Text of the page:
VW ID. models to get faster charging and bidirectional charging

Having accelerated its push into electrification, the Volkswagen Group is already unlocking more technologies for its ID. range as well as investing in further green energy options and second-life battery infrastructure. Said Elke Temme, CEO of the Group-owned charging and energy business Elli, “Our goal is to ensure that an electric vehicle is capable of being a customer’s primary car – without any compromises. That is why we are building a complete charging eco-system, with residential charging solutions and a rapid expansion of the fast-charging infrastructure required for mobile charging, as well as competent advice, comprehensive charging tariffs and the right fleet solutions for business customers.”

The automaker says all ID. models with the 77-kWh battery are going to be able to charge bidirectionally — accepting energy from a source, and charging a separate energy storage system like a wallbox plugged into a home energy system. That capability will come via an OTA update. VW will sell special bidirectional DC wallboxes for home use. Another software revision and OTA update will increase the charging capacity of the 77-kWh ID. battery from 125 kW to 135 Kw for standard models, and up to 150 kW for the racier ID.5 GTX. We’re told the boost cuts charging times by up to nine minutes when charging from 5% to 80%. There will also be a new Battery Care Mode that caps battery charge at 80%; VW didn’t say if this would be an owner-selected mode, or a fixed setting in the car.

Speaking of owner settings, UX designers have tweaked the charging menu layout to be “structured in a more informative and clearer way.” Beyond that, the navigation’s Online Route Calculation will do the math to figure out how to reach a destination in the shortest time when factoring for charging times and the desired level of charge at the destination. This could create a route that isn’t the shortest distance, but that will ultimately cut the route time by including faster charging stations.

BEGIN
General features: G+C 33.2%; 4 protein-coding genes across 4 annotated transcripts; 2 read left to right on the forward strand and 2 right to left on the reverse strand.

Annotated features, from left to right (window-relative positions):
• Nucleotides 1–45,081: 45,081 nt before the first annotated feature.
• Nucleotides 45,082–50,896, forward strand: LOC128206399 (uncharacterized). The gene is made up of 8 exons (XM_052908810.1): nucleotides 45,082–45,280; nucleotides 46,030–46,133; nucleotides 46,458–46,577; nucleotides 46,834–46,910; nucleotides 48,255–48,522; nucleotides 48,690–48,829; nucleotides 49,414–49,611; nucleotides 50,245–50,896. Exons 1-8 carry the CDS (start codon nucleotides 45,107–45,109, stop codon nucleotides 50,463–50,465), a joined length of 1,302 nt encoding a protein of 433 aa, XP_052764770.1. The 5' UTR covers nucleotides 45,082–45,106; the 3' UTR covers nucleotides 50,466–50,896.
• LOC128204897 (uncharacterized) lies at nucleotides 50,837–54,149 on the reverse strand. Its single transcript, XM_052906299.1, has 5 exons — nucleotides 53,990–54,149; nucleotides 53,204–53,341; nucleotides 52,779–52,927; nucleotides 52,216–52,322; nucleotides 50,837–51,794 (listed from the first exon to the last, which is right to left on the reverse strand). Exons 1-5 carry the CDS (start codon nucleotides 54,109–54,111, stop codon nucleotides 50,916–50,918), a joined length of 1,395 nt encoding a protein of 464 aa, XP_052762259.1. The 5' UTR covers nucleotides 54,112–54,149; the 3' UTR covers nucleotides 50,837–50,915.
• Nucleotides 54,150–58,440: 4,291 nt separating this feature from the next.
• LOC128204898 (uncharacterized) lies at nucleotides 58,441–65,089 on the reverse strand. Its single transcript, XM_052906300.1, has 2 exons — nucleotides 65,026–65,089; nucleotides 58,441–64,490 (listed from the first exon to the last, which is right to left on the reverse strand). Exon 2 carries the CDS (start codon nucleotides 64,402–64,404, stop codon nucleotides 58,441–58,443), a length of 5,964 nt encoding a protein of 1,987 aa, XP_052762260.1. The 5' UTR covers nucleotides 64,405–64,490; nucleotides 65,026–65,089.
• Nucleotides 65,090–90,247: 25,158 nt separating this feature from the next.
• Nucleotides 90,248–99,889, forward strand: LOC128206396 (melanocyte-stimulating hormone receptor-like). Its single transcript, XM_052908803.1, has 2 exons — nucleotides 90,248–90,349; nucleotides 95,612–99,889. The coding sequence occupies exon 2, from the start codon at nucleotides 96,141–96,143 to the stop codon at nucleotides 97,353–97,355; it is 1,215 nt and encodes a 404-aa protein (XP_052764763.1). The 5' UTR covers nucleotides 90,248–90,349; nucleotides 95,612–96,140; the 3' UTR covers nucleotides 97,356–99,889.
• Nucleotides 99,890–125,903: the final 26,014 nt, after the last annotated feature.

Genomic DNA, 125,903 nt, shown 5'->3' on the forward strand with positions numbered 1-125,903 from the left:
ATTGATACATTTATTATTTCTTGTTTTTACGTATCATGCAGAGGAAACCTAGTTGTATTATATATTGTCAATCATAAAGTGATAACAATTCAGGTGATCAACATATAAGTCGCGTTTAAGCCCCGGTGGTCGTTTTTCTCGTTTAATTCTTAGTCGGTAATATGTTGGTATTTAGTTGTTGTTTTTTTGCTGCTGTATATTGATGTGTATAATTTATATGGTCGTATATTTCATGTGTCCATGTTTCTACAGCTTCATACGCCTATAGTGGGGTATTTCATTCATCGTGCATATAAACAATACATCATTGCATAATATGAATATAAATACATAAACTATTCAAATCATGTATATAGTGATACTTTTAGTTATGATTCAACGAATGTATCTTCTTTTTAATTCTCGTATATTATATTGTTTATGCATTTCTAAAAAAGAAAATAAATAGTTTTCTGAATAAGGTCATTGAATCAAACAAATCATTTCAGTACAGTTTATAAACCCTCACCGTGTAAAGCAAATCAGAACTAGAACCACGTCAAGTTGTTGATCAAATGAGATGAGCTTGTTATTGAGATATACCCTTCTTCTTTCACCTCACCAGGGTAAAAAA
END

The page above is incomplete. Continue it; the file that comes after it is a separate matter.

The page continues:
VW didn’t provide a timeline for all of this more specific than “in the future.” When the upgrades do come, European owners will receive them first, but we expect they’ll make it across the Atlantic after that.

Around Europe, the automaker plans for its EV owners signed up to a We Charge contract to have access to an additional 18,000 fast charging stations on top of the 270,000 public stations that are part of VW’s partner networks. A further 35,000 retail charging points are planned. A Plug & Charge feature aims to eliminate the needs for physical cards, with secure communication between the charging cord and vehicle charging port authenticating the administrative details as soon as the cord is plugged in. 

VW also wants more green power, with plans to build 20 new wind and solar farms around Europe by 2025 producing as much as seven terawatt-hours of electricity, as well as energy management and storage solutions to keep the green energy from going to waste. The company said that in Germany in 2019, 6,500 gigawatt-hours of renewable energy went to waste, enough to power 2.7 million electric cars for a year.

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